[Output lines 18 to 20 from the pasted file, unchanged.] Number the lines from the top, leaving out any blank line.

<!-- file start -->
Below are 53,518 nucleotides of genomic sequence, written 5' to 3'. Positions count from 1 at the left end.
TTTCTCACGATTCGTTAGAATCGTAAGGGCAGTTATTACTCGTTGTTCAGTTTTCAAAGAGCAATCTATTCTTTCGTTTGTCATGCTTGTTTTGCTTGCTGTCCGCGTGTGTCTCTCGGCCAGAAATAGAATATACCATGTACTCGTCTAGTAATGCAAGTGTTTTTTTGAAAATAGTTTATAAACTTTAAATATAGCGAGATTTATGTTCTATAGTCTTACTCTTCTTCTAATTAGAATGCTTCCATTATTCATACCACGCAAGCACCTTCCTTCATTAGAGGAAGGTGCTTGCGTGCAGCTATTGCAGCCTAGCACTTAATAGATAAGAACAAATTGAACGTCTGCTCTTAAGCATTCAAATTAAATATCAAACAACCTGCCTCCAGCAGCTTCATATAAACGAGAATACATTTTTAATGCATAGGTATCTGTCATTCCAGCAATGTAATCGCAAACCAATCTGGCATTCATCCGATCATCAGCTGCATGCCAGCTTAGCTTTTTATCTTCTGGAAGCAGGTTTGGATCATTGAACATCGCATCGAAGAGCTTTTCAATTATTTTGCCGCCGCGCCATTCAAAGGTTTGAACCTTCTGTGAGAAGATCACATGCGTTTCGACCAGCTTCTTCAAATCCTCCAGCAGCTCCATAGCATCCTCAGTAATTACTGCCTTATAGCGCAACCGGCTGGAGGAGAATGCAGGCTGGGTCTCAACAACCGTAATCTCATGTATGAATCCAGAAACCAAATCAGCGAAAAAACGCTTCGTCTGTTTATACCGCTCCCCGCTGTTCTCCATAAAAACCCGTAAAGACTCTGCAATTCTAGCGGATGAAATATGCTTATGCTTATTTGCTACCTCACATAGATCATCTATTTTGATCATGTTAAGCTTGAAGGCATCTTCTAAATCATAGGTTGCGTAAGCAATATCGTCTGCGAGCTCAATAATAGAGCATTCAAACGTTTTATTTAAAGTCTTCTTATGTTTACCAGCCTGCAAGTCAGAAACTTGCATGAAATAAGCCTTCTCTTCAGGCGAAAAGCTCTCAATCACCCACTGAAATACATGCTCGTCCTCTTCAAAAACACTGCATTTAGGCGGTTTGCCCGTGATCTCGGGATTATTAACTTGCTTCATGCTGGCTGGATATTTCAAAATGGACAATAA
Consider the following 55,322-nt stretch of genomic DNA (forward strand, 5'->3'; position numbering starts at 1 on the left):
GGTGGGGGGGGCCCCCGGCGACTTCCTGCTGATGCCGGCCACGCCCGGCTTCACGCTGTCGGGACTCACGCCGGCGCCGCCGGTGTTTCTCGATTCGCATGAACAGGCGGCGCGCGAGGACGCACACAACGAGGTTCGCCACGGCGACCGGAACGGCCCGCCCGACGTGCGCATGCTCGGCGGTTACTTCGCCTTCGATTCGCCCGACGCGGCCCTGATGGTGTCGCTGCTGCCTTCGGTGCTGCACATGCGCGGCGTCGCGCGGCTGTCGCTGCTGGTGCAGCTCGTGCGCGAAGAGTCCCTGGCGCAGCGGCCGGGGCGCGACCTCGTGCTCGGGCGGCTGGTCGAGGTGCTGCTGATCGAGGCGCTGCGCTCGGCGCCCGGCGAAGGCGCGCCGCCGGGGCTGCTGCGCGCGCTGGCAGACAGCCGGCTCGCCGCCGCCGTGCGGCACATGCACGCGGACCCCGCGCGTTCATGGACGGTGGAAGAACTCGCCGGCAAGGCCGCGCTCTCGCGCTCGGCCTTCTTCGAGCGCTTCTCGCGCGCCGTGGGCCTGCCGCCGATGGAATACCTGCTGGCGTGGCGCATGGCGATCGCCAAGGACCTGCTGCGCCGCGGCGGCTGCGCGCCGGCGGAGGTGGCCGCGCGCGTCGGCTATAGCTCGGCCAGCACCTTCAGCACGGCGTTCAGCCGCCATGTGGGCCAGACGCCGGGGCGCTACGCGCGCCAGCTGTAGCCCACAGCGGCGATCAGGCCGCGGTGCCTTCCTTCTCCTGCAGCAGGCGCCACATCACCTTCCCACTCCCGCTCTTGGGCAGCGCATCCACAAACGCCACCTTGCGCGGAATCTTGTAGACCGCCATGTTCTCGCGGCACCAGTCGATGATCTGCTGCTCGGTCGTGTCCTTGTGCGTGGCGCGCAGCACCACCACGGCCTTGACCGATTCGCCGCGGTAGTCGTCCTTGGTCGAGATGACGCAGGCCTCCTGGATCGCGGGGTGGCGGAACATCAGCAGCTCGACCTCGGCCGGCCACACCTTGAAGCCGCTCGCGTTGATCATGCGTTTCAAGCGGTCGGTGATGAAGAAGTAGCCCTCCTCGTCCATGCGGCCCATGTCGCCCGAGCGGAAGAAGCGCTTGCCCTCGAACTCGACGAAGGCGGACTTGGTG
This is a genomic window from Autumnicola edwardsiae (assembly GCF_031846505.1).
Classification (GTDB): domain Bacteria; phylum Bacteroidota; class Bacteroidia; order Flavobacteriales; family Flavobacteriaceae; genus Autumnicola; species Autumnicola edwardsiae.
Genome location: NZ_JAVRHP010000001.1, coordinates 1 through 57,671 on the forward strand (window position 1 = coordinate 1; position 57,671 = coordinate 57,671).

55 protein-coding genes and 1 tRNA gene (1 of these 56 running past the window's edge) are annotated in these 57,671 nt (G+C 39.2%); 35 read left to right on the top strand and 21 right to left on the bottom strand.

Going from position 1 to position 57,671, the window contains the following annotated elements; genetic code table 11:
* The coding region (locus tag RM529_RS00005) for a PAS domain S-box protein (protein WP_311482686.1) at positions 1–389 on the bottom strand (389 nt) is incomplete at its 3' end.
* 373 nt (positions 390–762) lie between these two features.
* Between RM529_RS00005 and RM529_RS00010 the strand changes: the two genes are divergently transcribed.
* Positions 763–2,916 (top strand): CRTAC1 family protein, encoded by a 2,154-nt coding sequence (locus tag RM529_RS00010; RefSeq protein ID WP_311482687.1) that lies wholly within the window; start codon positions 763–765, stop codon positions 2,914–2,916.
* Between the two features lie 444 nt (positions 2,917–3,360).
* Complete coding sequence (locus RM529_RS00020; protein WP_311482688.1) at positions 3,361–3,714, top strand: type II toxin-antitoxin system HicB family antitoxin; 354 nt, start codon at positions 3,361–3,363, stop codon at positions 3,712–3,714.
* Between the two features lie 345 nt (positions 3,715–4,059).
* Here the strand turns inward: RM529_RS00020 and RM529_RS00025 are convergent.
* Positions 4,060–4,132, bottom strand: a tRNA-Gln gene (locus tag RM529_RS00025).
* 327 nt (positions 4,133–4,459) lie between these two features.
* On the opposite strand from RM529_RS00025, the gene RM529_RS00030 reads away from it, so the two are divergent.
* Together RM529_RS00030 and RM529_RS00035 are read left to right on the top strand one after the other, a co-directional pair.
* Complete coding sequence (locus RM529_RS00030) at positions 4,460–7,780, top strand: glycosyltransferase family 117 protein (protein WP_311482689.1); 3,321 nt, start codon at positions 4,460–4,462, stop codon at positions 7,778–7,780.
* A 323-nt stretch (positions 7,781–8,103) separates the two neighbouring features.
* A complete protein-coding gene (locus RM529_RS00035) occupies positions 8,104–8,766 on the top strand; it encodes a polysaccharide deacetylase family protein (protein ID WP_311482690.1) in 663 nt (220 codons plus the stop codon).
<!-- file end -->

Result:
* Positions 4,060–4,132, bottom strand: a tRNA-Gln gene (locus tag RM529_RS00025).
* 327 nt (positions 4,133–4,459) lie between these two features.
* On the opposite strand from RM529_RS00025, the gene RM529_RS00030 reads away from it, so the two are divergent.